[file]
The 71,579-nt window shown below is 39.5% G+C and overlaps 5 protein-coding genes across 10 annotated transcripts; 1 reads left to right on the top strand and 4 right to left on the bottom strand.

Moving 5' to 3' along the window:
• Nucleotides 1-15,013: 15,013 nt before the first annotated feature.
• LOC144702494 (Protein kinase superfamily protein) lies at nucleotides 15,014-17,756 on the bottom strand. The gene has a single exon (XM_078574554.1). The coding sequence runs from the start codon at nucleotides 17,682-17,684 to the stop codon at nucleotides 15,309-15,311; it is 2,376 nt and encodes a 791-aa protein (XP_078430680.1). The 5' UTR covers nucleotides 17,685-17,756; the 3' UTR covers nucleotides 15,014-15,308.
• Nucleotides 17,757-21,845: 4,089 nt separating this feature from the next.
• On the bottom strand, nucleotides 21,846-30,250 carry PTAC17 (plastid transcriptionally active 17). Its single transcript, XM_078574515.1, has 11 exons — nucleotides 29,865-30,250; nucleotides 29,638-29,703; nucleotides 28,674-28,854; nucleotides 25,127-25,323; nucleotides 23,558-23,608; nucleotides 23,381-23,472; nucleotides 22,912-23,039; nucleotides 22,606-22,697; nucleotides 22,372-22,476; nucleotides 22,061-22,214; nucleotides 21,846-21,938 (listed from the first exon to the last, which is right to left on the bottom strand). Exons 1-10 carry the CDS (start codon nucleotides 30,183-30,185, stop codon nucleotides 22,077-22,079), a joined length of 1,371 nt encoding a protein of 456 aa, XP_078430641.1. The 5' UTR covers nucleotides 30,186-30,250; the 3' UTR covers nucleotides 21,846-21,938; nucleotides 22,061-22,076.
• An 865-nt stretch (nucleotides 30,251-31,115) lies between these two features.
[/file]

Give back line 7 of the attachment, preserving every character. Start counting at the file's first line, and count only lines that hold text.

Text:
• An 865-nt stretch (nucleotides 30,251-31,115) lies between these two features.